They were all dug up by farmers on their lands, and they had all been burned and buried as a Viking burial. One of the ships contained the remains of two women, one at age 50 and one around age 80. It’s unknown whether they were noblewomen, or one was the servant of the other. But they were both buried together in a sort of Viking pontoon.

I really enjoyed this museum. I don’t know much about Vikings, so it was fascinating to learn more about their culture and way of life. The ships themselves were amazing, and the fact that they had survived this long was almost unbelieveable. The museum also has a section with items that were found on the ships.

Some Viking relics; the right-side picture is a wagon.

Unfortunately, no jewels or swords or other weapons were found on these ships, due to grave robbers. Vincent was sad that he didn’t get to see any cool swords, but I was happy that the Viking women were prodigious knitters and weavers.

Folk Museum

The Norwegian Folk Museum is also on Bygdoy peninsula, and I had an idea that it would be fun to see the Stave church there. We had left the Viking Ship Museum because it was now closed, so I had little hope that the Folk Museum would still be open. I remember walking swiftly to it, saying “please be open, please be open” under my breath. We were in luck! The museum itself was closed, but the grounds were still open, and they contained the Stave church that I wanted to see.

A stave church is an old wooden church common in the Middle Ages in Northern Europe. The reason I was so keen on seeing one is that there is one in my hometown of Minot, ND. It’s the church my sister got married at, located at the Scandinavian Heritage Park. It’s apparently a replica of the Gol stave church in Norway. (The park itself is really cool, and is believed to be the only park in the world representing all five Scandinavian countries).

The second reason we wanted to go, and really one of the reasons for the whole Oslo trip was because my family is Norwegian, and my grandfather always wanted to go to Norway. His father emigrated to the United States in 1914 from Norway, and my grandpa Stan always wanted to go. He never got the chance to, however, so I wanted to use this trip to symbolically visit Norway for him. I wasn’t able to set up a trip to the region my great-grandfather is actually from (it’s about 6 hours from Oslo), but I thought grandpa Stan still would have appreciated the trip. As part of that representation, I brought with me a picture of him and my grandma Barb. I had a plan to leave the picture, with a bit of writing on it, at a church in Norway, because my grandpa was a pastor in the Lutheran church for fifty years. I had vaguely decided on the Oslo Domkirke as the church to leave the picture, because it was the oldest church in Oslo.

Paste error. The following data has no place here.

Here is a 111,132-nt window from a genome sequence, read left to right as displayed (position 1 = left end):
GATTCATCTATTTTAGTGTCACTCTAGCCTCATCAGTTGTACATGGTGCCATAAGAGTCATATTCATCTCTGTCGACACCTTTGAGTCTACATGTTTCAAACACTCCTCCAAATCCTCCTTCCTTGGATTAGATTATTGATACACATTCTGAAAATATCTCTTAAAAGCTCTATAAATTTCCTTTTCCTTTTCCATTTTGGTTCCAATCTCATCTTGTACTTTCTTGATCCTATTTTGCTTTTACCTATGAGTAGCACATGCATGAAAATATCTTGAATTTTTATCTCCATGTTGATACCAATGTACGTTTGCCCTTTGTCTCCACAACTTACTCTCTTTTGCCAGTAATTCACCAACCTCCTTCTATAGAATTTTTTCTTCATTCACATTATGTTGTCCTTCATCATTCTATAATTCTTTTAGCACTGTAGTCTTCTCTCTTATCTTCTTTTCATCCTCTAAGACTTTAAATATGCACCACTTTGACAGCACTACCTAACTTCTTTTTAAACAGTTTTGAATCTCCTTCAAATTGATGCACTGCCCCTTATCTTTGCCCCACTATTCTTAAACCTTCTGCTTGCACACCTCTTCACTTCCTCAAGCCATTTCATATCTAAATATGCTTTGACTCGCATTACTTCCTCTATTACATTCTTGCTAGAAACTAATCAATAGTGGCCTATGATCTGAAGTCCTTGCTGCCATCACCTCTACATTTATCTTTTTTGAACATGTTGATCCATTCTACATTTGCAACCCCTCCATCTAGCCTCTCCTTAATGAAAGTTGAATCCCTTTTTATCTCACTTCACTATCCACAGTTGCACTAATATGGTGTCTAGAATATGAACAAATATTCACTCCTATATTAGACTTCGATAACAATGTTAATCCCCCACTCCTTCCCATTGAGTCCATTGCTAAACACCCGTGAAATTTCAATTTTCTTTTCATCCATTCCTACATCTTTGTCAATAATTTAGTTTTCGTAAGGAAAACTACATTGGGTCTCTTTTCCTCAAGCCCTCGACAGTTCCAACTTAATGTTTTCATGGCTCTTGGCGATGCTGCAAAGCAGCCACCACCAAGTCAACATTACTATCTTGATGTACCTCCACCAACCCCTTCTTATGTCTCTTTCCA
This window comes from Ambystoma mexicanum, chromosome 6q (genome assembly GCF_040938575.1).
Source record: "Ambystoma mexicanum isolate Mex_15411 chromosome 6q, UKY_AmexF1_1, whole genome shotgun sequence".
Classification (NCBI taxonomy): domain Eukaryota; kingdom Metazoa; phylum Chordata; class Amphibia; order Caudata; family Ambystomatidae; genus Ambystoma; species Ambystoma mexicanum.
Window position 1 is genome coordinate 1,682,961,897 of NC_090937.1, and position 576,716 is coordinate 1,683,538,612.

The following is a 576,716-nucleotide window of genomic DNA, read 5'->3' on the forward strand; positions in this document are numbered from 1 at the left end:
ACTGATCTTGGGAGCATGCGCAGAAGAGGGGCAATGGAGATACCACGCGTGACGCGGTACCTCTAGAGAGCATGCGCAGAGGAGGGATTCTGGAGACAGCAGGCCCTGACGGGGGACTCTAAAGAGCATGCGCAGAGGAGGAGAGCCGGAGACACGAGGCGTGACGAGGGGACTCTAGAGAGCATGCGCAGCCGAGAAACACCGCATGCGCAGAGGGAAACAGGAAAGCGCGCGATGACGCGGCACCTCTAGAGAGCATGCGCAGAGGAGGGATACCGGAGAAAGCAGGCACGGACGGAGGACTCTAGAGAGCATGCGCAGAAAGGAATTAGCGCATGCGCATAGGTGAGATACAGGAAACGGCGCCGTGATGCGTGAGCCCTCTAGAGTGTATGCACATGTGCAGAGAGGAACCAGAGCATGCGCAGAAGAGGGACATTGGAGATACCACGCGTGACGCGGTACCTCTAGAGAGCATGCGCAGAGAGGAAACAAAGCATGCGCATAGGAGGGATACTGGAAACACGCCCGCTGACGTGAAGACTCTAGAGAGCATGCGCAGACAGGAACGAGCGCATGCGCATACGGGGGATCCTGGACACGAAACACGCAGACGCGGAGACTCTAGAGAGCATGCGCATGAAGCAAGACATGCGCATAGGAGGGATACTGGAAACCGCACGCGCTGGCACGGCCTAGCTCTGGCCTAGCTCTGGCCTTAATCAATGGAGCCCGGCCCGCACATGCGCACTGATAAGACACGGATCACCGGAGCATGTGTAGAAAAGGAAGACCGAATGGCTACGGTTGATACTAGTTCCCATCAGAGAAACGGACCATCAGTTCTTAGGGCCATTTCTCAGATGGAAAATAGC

But when we got to the stave church, we saw how beautiful it was and sat down to relish the moment. As we sat, a light breeze came through the trees, highlighting how silent and beautiful the area was. I knew that this was the right place to leave the picture. I picked some flowers near the church, and left them on grandpa Stan’s picture in the stave church. I felt like it was a fitting place to memorialize him. And I was totally not crying, until Vincent had to say, “Your grandpa would be proud of you.” Then I lost it. Thanks, Vincent.

Oslo Domkirke

After the emotional end to the afternoon at the Folk Museum, we decided to actually visit the Oslo Domkirke. We had tried to go in the morning, but it was closed until 6pm (fate, perhaps?) The church was actually open over night, which I thought might be so that homeless people would have a place to go. We never found out, but I hope that’s the reason.

We went in, and I lit a candle in memory of my grandpa. It was a great end to the day.


By the end of the day, Vincent was pretty sick. He was such a trooper the entire day, through a ferryboat ride to the island, trekking to several museums, and stopping at the church. So I told him he should go home and sleep, while I looked for a souvenir for my shelf. I didn’t find one, so I decided to get us some soup. What better way to get well soon?

We had heard of a to-go soup place called Lokk, located about 4 blocks from the apartment we were staying at. I headed over there and picked up two soups: celeryroot with goat cheese and hazelnuts for me, and a meat stew for Vincent (he loves meat). The soup came with delicious home-made bread, too! And with pink and green butter. Strange, but good. We ate and went straight to bed, so that Vincent would feel better!